Oxus

Definition

Antoine Simonin
by
published on 28 April 2011
Oxus River (by Shannon1, CC BY-SA)

The Oxus is a river, today called Amu Darya in its western part and Wakhsh in its eastern parts, which flows for a length of 2400 km across modern Tajikistan, Afghanistan, Turkmenistan and Uzbekistan into Lake Aral. In Ancient times it crossed the regions Fergana, Bactria, Oxeiana, Sogdiana and Khiva.

The Oxus and the Iaxartes are called twin rivers, because of their same destination, almost similar trajectories and because they both are thankless rivers, naturally irrigating only very few areas through which they flow. However, like the Iaxartes, the Oxus allowed large-scale irrigation systems which was the main reason of its area's rich history.

The Oxus was the nucleus of the successive Bactrian civilizations and kingdoms. The river was the borderline between the Persian satrapy of Sogdiana northward and Bactria southward, whereas the western part belongs to nomads. Several cities were founded here, mostly known under their Greek names, like Alexandreia Oxeiana (actual Termez).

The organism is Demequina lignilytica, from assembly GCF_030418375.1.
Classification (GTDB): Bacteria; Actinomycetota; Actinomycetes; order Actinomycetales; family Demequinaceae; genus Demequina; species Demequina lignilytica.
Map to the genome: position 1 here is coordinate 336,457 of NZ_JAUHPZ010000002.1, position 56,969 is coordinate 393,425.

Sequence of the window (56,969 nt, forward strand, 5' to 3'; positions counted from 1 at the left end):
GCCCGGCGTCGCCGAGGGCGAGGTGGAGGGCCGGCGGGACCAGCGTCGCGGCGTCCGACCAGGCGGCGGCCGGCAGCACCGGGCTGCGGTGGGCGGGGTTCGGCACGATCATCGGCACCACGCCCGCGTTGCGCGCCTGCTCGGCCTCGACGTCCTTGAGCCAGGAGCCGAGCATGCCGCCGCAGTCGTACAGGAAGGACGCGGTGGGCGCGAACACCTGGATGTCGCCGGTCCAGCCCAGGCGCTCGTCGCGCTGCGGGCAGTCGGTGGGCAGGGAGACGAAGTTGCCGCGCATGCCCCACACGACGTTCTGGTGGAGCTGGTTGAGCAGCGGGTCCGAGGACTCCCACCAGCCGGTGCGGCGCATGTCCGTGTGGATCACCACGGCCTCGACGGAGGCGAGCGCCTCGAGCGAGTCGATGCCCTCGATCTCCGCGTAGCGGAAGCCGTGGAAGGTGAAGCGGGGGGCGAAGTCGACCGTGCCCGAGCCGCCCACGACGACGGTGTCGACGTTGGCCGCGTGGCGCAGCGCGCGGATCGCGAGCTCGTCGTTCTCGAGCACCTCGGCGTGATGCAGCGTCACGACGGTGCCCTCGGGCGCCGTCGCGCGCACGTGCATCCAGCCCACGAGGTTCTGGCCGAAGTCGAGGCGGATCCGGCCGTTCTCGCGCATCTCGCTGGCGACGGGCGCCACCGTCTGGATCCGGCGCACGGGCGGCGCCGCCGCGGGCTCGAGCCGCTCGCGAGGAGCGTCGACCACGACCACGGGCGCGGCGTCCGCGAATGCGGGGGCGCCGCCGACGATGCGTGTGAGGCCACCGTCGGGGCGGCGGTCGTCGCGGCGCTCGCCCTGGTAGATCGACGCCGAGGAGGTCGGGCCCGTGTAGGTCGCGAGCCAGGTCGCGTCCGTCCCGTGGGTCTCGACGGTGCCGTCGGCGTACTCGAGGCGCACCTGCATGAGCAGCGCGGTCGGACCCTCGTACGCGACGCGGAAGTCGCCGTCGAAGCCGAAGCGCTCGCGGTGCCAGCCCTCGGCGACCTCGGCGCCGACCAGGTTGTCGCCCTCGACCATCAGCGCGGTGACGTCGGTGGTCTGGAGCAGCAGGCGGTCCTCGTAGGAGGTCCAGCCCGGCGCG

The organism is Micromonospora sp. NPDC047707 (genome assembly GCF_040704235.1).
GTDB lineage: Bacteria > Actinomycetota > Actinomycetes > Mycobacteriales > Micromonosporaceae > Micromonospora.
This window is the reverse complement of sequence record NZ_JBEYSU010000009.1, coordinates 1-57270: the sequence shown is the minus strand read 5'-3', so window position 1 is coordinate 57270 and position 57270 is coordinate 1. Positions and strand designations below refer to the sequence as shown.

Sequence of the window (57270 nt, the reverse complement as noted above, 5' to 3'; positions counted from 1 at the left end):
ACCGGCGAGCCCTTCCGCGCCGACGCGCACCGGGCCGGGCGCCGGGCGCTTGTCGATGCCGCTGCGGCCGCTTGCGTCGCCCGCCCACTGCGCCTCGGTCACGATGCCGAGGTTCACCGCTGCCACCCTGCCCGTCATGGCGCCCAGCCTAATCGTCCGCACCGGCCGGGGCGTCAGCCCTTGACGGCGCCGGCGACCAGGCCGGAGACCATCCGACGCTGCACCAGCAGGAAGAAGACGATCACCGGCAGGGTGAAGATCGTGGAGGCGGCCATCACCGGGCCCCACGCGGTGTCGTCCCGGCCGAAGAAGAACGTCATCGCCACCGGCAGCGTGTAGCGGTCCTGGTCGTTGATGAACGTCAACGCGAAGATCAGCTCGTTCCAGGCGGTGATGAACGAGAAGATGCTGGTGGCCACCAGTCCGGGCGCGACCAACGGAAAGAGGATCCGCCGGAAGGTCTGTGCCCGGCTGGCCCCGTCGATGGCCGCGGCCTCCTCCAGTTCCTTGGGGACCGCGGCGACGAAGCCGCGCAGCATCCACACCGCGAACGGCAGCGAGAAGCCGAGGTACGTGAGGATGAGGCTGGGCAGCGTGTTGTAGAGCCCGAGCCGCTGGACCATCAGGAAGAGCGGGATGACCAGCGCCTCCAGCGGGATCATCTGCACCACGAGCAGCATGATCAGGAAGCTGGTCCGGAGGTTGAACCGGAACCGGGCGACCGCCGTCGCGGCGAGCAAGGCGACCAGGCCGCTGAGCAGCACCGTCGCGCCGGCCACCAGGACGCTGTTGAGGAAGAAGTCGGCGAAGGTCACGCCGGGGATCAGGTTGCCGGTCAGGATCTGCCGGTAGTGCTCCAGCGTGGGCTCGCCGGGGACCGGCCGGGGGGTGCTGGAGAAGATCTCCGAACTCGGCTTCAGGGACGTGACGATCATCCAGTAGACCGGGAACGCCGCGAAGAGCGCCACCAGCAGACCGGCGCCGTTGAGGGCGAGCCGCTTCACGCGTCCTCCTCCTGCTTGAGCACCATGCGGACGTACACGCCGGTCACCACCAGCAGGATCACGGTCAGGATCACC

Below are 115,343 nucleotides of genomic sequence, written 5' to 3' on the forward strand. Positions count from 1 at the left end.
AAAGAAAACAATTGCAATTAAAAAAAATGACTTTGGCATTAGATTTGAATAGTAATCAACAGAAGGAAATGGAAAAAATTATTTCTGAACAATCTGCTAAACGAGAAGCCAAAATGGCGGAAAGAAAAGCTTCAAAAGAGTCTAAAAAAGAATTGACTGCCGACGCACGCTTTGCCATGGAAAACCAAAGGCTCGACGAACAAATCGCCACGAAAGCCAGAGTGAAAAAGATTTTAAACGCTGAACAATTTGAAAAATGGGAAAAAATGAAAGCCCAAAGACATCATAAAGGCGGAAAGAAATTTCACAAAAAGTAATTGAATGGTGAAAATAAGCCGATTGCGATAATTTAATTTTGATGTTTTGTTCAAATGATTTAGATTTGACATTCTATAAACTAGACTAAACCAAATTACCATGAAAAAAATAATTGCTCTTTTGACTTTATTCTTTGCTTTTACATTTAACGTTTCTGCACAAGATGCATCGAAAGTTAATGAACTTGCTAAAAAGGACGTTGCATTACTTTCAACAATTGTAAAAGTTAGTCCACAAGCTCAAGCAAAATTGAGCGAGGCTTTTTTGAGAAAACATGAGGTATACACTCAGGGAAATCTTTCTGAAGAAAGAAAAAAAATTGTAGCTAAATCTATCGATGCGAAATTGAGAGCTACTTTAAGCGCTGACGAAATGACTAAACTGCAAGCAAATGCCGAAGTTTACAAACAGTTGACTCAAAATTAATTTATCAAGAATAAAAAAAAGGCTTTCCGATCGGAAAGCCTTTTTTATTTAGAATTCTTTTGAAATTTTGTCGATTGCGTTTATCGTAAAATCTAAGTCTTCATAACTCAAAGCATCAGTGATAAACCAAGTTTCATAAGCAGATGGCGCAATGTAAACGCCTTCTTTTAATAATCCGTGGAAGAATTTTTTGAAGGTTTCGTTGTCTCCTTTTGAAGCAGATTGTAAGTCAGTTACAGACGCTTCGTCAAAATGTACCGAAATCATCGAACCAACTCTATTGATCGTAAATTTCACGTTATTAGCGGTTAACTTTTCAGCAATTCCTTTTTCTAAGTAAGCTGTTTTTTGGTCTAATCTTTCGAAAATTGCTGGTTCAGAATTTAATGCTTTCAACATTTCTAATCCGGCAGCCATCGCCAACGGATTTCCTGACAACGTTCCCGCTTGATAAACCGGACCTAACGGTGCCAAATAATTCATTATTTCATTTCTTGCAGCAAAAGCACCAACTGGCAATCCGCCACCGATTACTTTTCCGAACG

Alexander the Great came across the river three times between 329 and 327 BC. Later, the Eastern part of the Oxus was the nucleus of the Greco-Bactrian kingdom, whereas the western part, especially the Khiva Oasis, was the land of the Parni, who later became the Parthians invading the Seleucid empire.

Editorial Review This article has been reviewed for accuracy, reliability and adherence to academic standards prior to publication.

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About the Author

Antoine Simonin
Passionate about ancient Central Asia. Maintains the website From Bactria to Taxila. Works in the Europa Barbarorum project.
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Cite This Work

APA Style

Simonin, A. (2011, April 28). Oxus. Ancient History Encyclopedia. Retrieved from https://www.ancient.eu/Oxus/

Chicago Style

Simonin, Antoine. "Oxus." Ancient History Encyclopedia. Last modified April 28, 2011. https://www.ancient.eu/Oxus/.

MLA Style

Simonin, Antoine. "Oxus." Ancient History Encyclopedia. Ancient History Encyclopedia, 28 Apr 2011. Web. 11 Dec 2019.

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